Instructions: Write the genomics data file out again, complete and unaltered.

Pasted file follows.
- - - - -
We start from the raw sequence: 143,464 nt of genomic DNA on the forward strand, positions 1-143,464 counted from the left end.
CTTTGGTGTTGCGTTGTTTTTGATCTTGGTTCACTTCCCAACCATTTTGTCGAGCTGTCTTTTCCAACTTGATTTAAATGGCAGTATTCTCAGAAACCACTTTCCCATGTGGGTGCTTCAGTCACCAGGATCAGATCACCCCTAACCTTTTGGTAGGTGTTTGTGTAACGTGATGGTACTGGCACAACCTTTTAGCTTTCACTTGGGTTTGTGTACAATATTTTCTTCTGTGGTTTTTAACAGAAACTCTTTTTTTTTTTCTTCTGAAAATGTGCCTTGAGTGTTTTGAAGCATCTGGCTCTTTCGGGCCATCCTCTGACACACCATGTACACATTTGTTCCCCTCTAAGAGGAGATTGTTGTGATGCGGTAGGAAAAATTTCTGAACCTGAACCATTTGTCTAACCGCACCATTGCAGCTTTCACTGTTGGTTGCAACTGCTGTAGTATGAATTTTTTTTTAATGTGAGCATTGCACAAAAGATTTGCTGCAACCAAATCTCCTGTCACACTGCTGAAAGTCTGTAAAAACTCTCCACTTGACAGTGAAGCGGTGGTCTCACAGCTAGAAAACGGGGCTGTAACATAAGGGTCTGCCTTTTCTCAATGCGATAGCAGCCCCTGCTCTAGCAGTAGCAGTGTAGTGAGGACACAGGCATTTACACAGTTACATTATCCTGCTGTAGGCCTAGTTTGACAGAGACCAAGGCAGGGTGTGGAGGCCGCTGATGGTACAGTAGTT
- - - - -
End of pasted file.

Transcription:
We start from the raw sequence: 143,464 nt of genomic DNA on the forward strand, positions 1-143,464 counted from the left end.
CTTTGGTGTTGCGTTGTTTTTGATCTTGGTTCACTTCCCAACCATTTTGTCGAGCTGTCTTTTCCAACTTGATTTAAATGGCAGTATTCTCAGAAACCACTTTCCCATGTGGGTGCTTCAGTCACCAGGATCAGATCACCCCTAACCTTTTGGTAGGTGTTTGTGTAACGTGATGGTACTGGCACAACCTTTTAGCTTTCACTTGGGTTTGTGTACAATATTTTCTTCTGTGGTTTTTAACAGAAACTCTTTTTTTTTTTCTTCTGAAAATGTGCCTTGAGTGTTTTGAAGCATCTGGCTCTTTCGGGCCATCCTCTGACACACCATGTACACATTTGTTCCCCTCTAAGAGGAGATTGTTGTGATGCGGTAGGAAAAATTTCTGAACCTGAACCATTTGTCTAACCGCACCATTGCAGCTTTCACTGTTGGTTGCAACTGCTGTAGTATGAATTTTTTTTTAATGTGAGCATTGCACAAAAGATTTGCTGCAACCAAATCTCCTGTCACACTGCTGAAAGTCTGTAAAAACTCTCCACTTGACAGTGAAGCGGTGGTCTCACAGCTAGAAAACGGGGCTGTAACATAAGGGTCTGCCTTTTCTCAATGCGATAGCAGCCCCTGCTCTAGCAGTAGCAGTGTAGTGAGGACACAGGCATTTACACAGTTACATTATCCTGCTGTAGGCCTAGTTTGACAGAGACCAAGGCAGGGTGTGGAGGCCGCTGATGGTACAGTAGTT